Rockies owner and CEO Dick Monfort, general manager Dan O'Dowd and senior vice president of Major League operations Bill Geivett are conducting final discussions. The three are at the General Managers Meetings in Indian Wells, Calif.
The Denver Post reported Wednesday that Weiss was the favorite before Williams impressed the team in his interview on Monday. A Major League source confirmed that the club likes Williams and Weiss, but all four finalists remain under consideration.
Weiss is the head baseball coach at Regis Jesuit High School in the Denver area. He had worked for the Rockies as a special instructor and front-office advisor in recent years before stepping out of pro ball to spend time with his family. He was involved in coaching youth sports while he worked for the Rockies and intensified his involvement while away from the club, but he has said his family supports his pursuit of the Rockies job.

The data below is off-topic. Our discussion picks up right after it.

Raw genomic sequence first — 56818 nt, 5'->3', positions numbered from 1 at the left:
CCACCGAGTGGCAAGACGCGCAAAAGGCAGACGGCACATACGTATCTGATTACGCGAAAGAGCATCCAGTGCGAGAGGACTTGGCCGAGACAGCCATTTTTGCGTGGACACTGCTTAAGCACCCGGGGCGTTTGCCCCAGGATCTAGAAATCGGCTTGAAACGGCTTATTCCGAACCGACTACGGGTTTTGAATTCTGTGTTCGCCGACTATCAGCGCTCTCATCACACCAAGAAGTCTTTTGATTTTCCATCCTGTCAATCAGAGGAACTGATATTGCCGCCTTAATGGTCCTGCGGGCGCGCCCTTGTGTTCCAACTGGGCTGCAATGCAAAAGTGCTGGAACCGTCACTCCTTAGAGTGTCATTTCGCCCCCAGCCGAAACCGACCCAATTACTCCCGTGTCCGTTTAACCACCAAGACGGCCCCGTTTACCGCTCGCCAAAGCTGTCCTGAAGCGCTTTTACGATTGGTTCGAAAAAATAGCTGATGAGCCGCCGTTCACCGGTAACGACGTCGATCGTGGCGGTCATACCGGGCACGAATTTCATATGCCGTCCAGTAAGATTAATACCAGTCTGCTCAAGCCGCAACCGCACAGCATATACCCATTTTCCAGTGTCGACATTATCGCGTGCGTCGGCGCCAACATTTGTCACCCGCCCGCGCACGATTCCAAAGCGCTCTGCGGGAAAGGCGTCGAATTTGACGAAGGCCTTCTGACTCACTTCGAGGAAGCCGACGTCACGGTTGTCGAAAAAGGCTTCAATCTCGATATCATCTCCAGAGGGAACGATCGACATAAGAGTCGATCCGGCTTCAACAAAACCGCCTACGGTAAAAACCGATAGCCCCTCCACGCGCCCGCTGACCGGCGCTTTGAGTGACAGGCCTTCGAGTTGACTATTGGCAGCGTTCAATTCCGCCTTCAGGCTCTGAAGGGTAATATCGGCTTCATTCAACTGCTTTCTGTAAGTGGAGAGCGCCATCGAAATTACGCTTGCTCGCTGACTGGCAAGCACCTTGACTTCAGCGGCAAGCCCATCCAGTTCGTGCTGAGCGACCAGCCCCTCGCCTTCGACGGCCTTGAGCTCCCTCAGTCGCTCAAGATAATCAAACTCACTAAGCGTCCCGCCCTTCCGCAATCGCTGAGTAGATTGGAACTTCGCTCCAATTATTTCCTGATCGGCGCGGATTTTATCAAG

Part of Weiss' long Major League career as a strong defensive shortstop was spent with the Rockies
Williams, the D-backs' third-base coach and currently the manager of the Salt River Rafters in the Arizona Fall League, is the only candidate with no background as an employee of the Rockies to become a finalist in the interview process.
Runnells, who had a brief tenure as the Montreal Expos' manager in the 1990s, managed in the Rockies' system from 2001 until being promoted to Major League bench coach in 2009. After interviewing with the Rockies last month, Runnells indicated he was interested in staying with the club if not hired as manager.
Giambi is still an active player who would retire if asked to manage, but club officials as far back as last year suggested his off-the-field path should involve coaching. The belief is he could be a highly successful hitting coach. He has counseled youth and collegiate players in Las Vegas, where he lives in the offseason, and has been a confidant to teammates of all types when it comes to formulating hitting approaches.
If not hired as manager, Giambi is expected to try to sign with a team as a free agent.
Thomas Harding is a reporter for MLB.com. Read his blog, Hardball in the Rockies, and follow him on Twitter @harding_at_mlb. This story was not subject to the approval of Major League Baseball or its clubs.